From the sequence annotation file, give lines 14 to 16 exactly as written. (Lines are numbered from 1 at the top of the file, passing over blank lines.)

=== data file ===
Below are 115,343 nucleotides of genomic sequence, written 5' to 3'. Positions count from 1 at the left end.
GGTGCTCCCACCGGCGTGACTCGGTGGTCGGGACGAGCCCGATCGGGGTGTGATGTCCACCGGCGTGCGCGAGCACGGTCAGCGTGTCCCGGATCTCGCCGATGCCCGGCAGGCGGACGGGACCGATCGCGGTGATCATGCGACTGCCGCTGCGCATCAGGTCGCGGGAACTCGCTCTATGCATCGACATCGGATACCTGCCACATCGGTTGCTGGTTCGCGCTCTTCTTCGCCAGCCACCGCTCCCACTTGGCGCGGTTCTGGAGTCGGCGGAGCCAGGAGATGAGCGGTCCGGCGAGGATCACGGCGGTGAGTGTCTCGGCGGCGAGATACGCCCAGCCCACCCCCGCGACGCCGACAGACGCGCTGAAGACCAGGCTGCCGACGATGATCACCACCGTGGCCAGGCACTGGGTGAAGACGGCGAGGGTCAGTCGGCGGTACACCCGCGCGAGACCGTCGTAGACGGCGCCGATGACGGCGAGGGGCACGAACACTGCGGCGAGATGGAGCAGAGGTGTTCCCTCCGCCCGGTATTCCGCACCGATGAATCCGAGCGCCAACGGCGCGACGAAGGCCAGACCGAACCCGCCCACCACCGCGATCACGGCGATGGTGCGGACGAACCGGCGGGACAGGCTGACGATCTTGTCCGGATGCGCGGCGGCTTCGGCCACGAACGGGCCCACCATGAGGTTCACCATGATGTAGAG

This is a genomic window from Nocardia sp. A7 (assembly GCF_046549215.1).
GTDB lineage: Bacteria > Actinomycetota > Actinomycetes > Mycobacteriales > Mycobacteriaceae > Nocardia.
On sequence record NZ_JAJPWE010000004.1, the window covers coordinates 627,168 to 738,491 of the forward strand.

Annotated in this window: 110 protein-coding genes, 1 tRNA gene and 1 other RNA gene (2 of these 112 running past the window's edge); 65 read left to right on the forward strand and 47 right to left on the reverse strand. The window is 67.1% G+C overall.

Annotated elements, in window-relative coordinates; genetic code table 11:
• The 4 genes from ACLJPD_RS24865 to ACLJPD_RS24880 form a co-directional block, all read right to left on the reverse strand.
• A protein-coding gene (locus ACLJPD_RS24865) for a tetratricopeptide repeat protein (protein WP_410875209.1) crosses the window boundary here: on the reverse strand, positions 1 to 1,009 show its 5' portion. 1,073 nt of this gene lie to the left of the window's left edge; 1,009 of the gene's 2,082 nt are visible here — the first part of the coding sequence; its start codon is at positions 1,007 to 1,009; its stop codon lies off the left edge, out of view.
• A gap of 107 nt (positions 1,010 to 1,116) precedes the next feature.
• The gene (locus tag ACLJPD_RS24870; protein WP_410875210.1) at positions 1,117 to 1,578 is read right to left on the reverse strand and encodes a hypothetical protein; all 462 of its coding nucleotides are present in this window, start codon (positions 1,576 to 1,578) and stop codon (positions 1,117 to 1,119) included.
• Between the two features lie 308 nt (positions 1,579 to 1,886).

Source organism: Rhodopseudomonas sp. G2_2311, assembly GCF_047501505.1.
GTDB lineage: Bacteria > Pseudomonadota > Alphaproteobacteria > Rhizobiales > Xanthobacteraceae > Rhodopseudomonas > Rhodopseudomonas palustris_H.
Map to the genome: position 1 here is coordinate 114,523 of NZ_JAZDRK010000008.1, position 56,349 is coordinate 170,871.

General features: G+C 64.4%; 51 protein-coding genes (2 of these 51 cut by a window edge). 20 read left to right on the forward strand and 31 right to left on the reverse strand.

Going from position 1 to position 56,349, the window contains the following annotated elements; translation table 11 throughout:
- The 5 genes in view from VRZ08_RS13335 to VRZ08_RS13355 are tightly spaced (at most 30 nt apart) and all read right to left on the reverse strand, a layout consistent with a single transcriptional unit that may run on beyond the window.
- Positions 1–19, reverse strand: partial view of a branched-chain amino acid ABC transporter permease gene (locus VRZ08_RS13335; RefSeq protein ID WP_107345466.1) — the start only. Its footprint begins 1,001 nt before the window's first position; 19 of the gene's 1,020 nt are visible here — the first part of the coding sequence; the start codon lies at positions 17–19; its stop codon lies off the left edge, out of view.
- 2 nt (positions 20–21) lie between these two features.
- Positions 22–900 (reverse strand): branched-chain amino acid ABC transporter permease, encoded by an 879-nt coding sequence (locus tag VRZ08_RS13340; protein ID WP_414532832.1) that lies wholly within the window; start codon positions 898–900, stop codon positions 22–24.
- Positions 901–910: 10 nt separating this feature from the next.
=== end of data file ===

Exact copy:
GTDB lineage: Bacteria > Pseudomonadota > Alphaproteobacteria > Rhizobiales > Xanthobacteraceae > Rhodopseudomonas > Rhodopseudomonas palustris_H.
Map to the genome: position 1 here is coordinate 114,523 of NZ_JAZDRK010000008.1, position 56,349 is coordinate 170,871.

General features: G+C 64.4%; 51 protein-coding genes (2 of these 51 cut by a window edge). 20 read left to right on the forward strand and 31 right to left on the reverse strand.